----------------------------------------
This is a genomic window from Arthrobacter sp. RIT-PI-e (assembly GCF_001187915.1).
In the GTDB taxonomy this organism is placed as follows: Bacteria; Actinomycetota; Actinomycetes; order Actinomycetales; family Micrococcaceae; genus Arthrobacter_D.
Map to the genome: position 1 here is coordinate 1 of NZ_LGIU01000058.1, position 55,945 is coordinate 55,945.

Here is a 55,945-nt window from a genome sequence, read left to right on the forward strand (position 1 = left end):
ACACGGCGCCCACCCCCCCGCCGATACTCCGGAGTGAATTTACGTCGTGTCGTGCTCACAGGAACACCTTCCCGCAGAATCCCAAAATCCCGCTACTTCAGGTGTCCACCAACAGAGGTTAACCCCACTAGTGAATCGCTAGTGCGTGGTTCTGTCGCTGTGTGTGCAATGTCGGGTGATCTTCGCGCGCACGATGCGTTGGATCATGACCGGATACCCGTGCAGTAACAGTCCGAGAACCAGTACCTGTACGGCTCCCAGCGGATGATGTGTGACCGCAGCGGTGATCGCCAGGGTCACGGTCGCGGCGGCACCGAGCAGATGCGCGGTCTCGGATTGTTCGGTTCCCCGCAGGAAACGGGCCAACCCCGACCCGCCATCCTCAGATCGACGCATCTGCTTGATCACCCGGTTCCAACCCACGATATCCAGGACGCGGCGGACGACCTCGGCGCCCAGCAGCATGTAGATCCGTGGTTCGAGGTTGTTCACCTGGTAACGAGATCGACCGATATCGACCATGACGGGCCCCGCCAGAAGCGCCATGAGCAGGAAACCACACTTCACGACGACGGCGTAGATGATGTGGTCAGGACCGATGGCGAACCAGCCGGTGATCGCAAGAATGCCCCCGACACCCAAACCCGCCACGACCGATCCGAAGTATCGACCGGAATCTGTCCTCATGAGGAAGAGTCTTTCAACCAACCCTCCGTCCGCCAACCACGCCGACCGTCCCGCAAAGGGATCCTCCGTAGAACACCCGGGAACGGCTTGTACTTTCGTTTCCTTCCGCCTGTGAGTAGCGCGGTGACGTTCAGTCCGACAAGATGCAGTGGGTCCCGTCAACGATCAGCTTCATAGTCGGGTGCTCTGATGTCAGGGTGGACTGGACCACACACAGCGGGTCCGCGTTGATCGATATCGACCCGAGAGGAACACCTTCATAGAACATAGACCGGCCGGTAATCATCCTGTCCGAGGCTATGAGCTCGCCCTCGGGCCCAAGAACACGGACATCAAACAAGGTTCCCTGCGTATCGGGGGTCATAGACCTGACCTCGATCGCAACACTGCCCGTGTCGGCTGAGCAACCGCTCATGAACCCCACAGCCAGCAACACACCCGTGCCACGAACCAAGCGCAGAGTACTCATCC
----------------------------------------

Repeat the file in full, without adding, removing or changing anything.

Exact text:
This is a genomic window from Arthrobacter sp. RIT-PI-e (assembly GCF_001187915.1).
In the GTDB taxonomy this organism is placed as follows: Bacteria; Actinomycetota; Actinomycetes; order Actinomycetales; family Micrococcaceae; genus Arthrobacter_D.
Map to the genome: position 1 here is coordinate 1 of NZ_LGIU01000058.1, position 55,945 is coordinate 55,945.

Here is a 55,945-nt window from a genome sequence, read left to right on the forward strand (position 1 = left end):
ACACGGCGCCCACCCCCCCGCCGATACTCCGGAGTGAATTTACGTCGTGTCGTGCTCACAGGAACACCTTCCCGCAGAATCCCAAAATCCCGCTACTTCAGGTGTCCACCAACAGAGGTTAACCCCACTAGTGAATCGCTAGTGCGTGGTTCTGTCGCTGTGTGTGCAATGTCGGGTGATCTTCGCGCGCACGATGCGTTGGATCATGACCGGATACCCGTGCAGTAACAGTCCGAGAACCAGTACCTGTACGGCTCCCAGCGGATGATGTGTGACCGCAGCGGTGATCGCCAGGGTCACGGTCGCGGCGGCACCGAGCAGATGCGCGGTCTCGGATTGTTCGGTTCCCCGCAGGAAACGGGCCAACCCCGACCCGCCATCCTCAGATCGACGCATCTGCTTGATCACCCGGTTCCAACCCACGATATCCAGGACGCGGCGGACGACCTCGGCGCCCAGCAGCATGTAGATCCGTGGTTCGAGGTTGTTCACCTGGTAACGAGATCGACCGATATCGACCATGACGGGCCCCGCCAGAAGCGCCATGAGCAGGAAACCACACTTCACGACGACGGCGTAGATGATGTGGTCAGGACCGATGGCGAACCAGCCGGTGATCGCAAGAATGCCCCCGACACCCAAACCCGCCACGACCGATCCGAAGTATCGACCGGAATCTGTCCTCATGAGGAAGAGTCTTTCAACCAACCCTCCGTCCGCCAACCACGCCGACCGTCCCGCAAAGGGATCCTCCGTAGAACACCCGGGAACGGCTTGTACTTTCGTTTCCTTCCGCCTGTGAGTAGCGCGGTGACGTTCAGTCCGACAAGATGCAGTGGGTCCCGTCAACGATCAGCTTCATAGTCGGGTGCTCTGATGTCAGGGTGGACTGGACCACACACAGCGGGTCCGCGTTGATCGATATCGACCCGAGAGGAACACCTTCATAGAACATAGACCGGCCGGTAATCATCCTGTCCGAGGCTATGAGCTCGCCCTCGGGCCCAAGAACACGGACATCAAACAAGGTTCCCTGCGTATCGGGGGTCATAGACCTGACCTCGATCGCAACACTGCCCGTGTCGGCTGAGCAACCGCTCATGAACCCCACAGCCAGCAACACACCCGTGCCACGAACCAAGCGCAGAGTACTCATCC